Every day, the people of O'ahu struggle with bumper-to-bumper traffic. Yet many disregard the bicycle as a legitimate form of transportation. Choosing to ride a bike is a simple and easy step toward solving O'ahu's growing traffic problem. It keeps you in shape, it's a great way to relieve stress and it's fun. You experience the commute from a whole new perspective.

However, to truly make cycling an effective means of transportation, the state, counties and the community need to work together to create and maintain visible bikeways and uphold a greater respect for our streets, whereby cyclist and motorist feel comfortable sharing the road.

Mitchel Young



Regarding Brickwood Galuteria's Jan. 13 letter: How did we get this state budget surplus? From the people of Hawai'i. They are the ones who turned around Hawai'i's economy and made our state the success it is today. Therefore, Hawai'i's working families deserve a refund in the form of a check.

If you feel, Mr. Galuteria, that you don't want it, that's up to you.

Gov. Lingle's 2006 plans, such as transportation, cost of living, affordable housing, education, the environment and economic sustainability, sound good to me. After all, it's all for the people.

Clare Hunt Kasher



I thank the editorial staff for its recent article supporting of the university-affiliated research center. The piece focused on the facts and avoided biased political views.

Much of the argument against UARC has emphasized that all military research, no matter how benign, ultimately supports the military war machine, death and destruction and the "militarization of minds." Those who make this claim are ill-informed about today's military and the people who serve in it.

A look at the Navy's response to the tsunami disaster, in which sailors eagerly provided relief, yields insight into today's Navy and how military-related research activities can contribute to good.

Reliable propulsion systems allowed numerous ships to alter their schedule and rapidly deploy toward Indonesia. Shipboard reverse osmosis units generated thousands of gallons of fresh water for delivery by helicopter to people in desperate need.

Aboard the aircraft carrier in the machine shop, Navy personnel tooled repair parts for emergency generators serving damaged hospitals in Banda Aceh and repaired and maintained water-filtration units.

Navy Environmental and Preventive Medicine Units, no doubt a beneficiary of numerous DOD-financed research programs, provided disease control and water and soil studies. Aircraft with advanced sensors located people washed out to sea.

The hospital ship Mercy saw more than 6,000 patients, providing immunizations, lab services and surgery. Survey ships with advanced sonar surveyed the waters, allowing safe shipping and relief supplies to get ashore

On board, sailors consolidated toys sent from across the nation, and cooks boxed thousands of lunches for the survivors ashore.

This is the military "war machine" I know one filled with compassionate, dedicated and selfless people eager to serve others.

Richard Kirchner
Commander, U.S. Navy, Waipahu



Right now, after President Bush's speech promoting the idea of replacing gasoline with ethanol, our legislators are feeling pretty good about the legislation they passed last session. I'm referring to the law mandating the replacement of gasoline with ethanol.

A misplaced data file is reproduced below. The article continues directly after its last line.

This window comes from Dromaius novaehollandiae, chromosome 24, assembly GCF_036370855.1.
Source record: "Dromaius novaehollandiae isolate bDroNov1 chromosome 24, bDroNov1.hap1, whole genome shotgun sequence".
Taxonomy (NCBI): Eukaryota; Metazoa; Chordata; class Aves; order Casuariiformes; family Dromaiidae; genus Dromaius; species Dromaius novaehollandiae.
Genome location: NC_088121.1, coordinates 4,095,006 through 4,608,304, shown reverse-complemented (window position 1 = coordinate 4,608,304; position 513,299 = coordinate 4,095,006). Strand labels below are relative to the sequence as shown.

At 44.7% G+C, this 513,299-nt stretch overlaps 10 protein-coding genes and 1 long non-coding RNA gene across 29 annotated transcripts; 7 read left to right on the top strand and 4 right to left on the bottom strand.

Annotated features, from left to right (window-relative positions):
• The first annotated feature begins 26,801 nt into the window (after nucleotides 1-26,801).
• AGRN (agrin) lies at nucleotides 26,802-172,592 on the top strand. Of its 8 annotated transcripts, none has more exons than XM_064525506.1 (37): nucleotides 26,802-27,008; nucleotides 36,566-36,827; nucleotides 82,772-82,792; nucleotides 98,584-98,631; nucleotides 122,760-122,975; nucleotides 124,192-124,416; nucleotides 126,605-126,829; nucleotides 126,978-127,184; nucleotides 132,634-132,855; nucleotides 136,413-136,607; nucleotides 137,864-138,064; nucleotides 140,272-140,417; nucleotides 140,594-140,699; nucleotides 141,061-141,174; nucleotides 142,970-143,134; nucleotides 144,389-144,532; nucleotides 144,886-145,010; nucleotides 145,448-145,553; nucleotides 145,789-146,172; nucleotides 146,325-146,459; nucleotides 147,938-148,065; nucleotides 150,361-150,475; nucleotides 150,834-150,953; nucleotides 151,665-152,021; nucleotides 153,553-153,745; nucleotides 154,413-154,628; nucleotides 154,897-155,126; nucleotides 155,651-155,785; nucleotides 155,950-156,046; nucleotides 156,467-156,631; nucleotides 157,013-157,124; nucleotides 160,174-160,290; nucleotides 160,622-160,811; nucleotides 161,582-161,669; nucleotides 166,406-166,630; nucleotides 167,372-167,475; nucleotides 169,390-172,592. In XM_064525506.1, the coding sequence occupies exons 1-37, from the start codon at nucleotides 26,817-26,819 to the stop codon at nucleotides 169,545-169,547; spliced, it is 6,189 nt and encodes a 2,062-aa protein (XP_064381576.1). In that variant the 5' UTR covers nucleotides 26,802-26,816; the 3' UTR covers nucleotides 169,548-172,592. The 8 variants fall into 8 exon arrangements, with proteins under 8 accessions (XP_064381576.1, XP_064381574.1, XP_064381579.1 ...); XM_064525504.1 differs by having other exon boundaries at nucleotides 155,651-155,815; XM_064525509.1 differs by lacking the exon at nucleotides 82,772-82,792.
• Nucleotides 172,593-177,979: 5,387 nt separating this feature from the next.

They are all missing a fundamental scientific fact that makes the whole thing "shibai": It takes more energy to produce a gallon of ethanol than the gallon contains. The process runs at a net loss.

Our new law is nothing more than a publicly funded subsidy of the sugar industry. A recent article in Popular Science magazine indicates that to replace all the auto gasoline in the U.S. with ethanol would require every square inch of agricultural land in the U.S. be dedicated to growing corn for that purpose.

We have a virtually unlimited source of energy in Hawai'i that is being ignored by our planners: geothermal resources on the Big Island.

Geothermal energy is used to make electricity. Electricity is used to extract hydrogen from water. Hydrogen is a completely pollution-free source of energy that can be burned directly by internal combustion engines or, in the near future, be used to power fuel cells that drive electric automobiles.

Geothermal wells now produce about 25 percent of the Big Island's electricity. The company that drilled the wells and produces the electricity almost went broke in the process of startup.

A small group of very vocal people in the vicinity of the project, with various agendas, used the legal system to delay the project for years. Other companies are unlikely to take the risk unless the playing field is leveled.

I propose that the Legislature establish a state task force for geothermal energy development. The task force would identify those lands suitable for geothermal development, with the emphasis on areas with minimum population nearby.

The state would then condemn the land and establish a geothermal enterprise zone. Interested companies would be able to obtain long-term leases from the state, along with tax incentives.

It's time to start planning for a future when oil is scarce and very expensive. The present rise in oil prices is not just a temporary thing. World demand is increasing, and the available supply is, or will soon start, decreasing.

Our state is fortunate to have this great resource. The time to start the planning process is now not wait until we are in crisis.

David L. Bigelow
Kamuela, Hawai'i